Adjusting to a socially distanced world
29th April 2021
Although COVID-19 presented challenges for research and fieldwork in 2020, our Global Kids Online partners have made important progress still. We share updates and reflect on lessons learned during a year of adjusting to a socially distanced world. While the lives of many children have become digital by default, Global Kids Online has worked to unpack how digital inequalities affect children’s online opportunities, to identify pathways to vulnerability, inform child protection efforts, and to flag concerns about the impact of digital marginalization on child rights.
Children globally rely on the internet during Covid19
23rd April 2021
During COVID19 it has become more urgent than ever to recognise the importance of the digital environment for children and young people. In a digital world, internet access is a vital gateway for both the realisation and violation of children’s rights. Recently the global #CovidUnder19 project released new findings on how children are relying on the internet for their information, education and participation.
Pathways from offline to online risk: new findings
9th February 2021
Children’s lives are increasingly mediated by digital technologies, yet our knowledge of how this affects their well-being is patchy. Today, UNICEF and LSE are launching our rapid evidence review aiming to identify the pathways to resilience and harm and the factors that can intensify risk or protect children from it. Ensuring children’s well-being and positive engagement with digital technologies requires more attention to long-term consequences and filling the gaps in our evidence, regulation, and education initiatives.
International day against violence and bullying
4th November 2020
The UNESCO member states declared the first Thursday of November the International day against violence and bullying at school in recognition that school-related violence in all its forms is an infringement of children and adolescents’ rights to education and to health and well-being. In support of this initiative, we reflect on the comparative findings of the Global Kids Online network based on data among nearly 15,000 internet-using children in 11 countries across Europe, Africa, Southeast Asia and Latin America.
Do parents know about their child’s online risks?
21st October 2020
Netsafe’s latest research provides insights from a study looking at New Zealand parents’, caregivers’ and whānau perceptions of children’s experiences of online risk and harm. It is the third report from Ngā taiohi matihiko o Aotearoa – New Zealand Kids Online, Netsafe’s implementation of the Global Kids Online methodology, and the first to look at parents’ perspectives of the challenges their children navigate online.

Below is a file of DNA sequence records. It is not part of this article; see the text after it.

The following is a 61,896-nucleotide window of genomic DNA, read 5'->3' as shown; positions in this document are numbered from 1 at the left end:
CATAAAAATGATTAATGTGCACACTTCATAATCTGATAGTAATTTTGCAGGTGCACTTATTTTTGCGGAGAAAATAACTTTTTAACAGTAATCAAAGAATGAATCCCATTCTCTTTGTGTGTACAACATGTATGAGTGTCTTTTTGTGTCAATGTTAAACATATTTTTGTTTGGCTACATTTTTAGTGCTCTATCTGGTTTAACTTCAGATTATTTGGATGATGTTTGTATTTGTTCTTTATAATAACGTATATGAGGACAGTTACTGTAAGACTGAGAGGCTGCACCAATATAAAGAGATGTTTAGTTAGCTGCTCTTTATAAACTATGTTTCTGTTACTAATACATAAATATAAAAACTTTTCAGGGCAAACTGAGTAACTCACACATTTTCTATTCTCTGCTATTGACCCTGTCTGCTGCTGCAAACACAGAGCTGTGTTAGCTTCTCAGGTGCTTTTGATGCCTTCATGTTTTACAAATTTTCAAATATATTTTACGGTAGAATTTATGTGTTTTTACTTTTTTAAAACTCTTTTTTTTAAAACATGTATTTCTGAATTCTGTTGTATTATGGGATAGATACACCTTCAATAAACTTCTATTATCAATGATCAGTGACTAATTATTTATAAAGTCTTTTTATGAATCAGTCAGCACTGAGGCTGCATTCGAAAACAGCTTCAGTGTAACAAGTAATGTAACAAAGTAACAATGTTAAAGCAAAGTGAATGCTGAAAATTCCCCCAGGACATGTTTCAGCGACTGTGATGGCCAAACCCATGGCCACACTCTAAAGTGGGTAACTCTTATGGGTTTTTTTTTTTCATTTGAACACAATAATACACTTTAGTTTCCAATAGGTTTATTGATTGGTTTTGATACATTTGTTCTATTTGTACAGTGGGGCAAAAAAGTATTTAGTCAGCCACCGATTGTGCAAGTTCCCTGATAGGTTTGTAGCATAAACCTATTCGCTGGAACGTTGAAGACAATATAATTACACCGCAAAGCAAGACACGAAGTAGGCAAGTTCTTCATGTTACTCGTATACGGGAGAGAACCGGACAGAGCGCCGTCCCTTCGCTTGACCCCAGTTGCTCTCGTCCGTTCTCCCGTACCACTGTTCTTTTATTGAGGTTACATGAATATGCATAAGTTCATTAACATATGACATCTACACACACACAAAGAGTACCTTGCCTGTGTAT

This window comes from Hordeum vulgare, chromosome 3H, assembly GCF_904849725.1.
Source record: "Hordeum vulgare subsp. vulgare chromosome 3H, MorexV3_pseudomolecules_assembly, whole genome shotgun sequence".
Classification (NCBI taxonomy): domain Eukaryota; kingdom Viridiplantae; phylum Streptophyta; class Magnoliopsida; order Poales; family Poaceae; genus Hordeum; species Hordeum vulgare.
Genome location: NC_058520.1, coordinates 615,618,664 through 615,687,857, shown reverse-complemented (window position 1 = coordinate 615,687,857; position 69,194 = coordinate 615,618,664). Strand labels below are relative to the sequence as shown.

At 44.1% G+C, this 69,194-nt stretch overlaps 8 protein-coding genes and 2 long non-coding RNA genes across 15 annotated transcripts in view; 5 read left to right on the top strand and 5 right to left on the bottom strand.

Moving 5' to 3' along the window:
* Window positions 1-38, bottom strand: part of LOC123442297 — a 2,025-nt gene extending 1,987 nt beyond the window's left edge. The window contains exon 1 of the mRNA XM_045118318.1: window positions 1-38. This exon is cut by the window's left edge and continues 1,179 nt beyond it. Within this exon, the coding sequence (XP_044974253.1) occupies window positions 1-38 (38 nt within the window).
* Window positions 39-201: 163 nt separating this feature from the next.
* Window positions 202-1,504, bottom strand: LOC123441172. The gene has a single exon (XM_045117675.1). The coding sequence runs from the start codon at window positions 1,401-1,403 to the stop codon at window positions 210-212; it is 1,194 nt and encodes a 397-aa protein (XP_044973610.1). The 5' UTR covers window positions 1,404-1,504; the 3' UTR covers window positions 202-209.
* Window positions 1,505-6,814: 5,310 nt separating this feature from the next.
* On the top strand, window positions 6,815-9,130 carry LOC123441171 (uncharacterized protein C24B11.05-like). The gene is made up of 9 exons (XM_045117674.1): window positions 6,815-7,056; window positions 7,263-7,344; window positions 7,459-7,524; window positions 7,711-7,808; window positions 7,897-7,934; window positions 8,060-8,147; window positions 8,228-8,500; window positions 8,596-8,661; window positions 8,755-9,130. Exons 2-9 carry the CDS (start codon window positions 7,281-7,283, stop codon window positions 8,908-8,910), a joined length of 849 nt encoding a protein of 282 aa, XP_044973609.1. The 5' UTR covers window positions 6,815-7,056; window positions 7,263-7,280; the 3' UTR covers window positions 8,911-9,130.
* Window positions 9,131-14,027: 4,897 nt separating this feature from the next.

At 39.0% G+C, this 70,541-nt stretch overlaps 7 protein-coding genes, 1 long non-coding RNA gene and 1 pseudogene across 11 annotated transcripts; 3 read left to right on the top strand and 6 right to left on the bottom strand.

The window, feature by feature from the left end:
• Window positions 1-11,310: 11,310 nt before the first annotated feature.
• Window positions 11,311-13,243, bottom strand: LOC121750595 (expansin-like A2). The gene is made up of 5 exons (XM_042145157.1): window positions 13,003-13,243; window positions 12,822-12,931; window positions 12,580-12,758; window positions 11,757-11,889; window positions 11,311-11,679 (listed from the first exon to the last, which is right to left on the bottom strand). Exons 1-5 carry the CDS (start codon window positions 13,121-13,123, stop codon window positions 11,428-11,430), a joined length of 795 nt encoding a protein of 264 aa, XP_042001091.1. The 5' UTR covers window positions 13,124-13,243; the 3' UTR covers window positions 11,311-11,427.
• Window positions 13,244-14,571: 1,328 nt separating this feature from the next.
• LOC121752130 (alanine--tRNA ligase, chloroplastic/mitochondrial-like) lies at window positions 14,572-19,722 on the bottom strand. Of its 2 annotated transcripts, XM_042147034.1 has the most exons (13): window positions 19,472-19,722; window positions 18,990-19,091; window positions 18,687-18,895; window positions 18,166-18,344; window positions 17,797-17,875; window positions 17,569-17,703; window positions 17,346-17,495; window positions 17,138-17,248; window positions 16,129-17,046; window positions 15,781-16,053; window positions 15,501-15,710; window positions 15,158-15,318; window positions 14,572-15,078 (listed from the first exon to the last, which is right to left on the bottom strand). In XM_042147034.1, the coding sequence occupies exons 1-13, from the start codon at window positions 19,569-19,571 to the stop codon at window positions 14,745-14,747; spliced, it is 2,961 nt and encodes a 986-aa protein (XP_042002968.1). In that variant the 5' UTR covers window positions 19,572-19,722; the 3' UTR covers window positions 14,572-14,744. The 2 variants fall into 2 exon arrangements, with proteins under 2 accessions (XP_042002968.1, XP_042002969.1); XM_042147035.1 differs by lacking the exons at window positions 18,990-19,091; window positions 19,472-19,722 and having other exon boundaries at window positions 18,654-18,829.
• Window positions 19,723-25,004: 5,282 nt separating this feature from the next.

How are children doing under lockdown #Covid19?
18th June 2020
Drawing on guidance from Global Kids Online, the #CovidUnder19 project invites views from children around the world by launching a global survey for 8-17 year old’s to get their views and experiences of ‘Life under Coronavirus’. The findings will tell us how children have been coping during the pandemic and will be used for advocacy globally to ensure children’s voices are included in the response to COVID-19 and future emergency and crisis situations. If you are aged between 8 and 17 years, please help us by completing our survey.
Children’s access to health information under COVID-19
12th June 2020
During the COVID-19 pandemic, access to accurate health information is particularly important, especially for children living in resource-poor communities where access to health care and services may be limited. Yet a large proportion of the world’s children are unable to access the internet as much as they want or need to.
How to support children online during #Covid19
16th April 2020
When we published the Global Kids Online 11 country comparison report on online children’s experiences around the world, we hardly imagined that, just a few months later, those children with access to the internet would be relying on it so heavily for their information, education, entertainment, and connection with family and friends.
Done right, internet use can increase learning and skills
18th February 2020
Blanket restrictions on children’s internet use prevent them from taking advantage of critical learning and skills development opportunities, according to the new Global Kids Online report, launched today at the Internet Governance Forum in Berlin. Produced by the UNICEF Office of Research – Innocenti and the London School of Economics and Political Science (LSE), Growing up in a Connected World compares data on internet use among nearly 15,000 internet-using children in 11 countries across Europe, Africa, Southeast Asia and Latin America.
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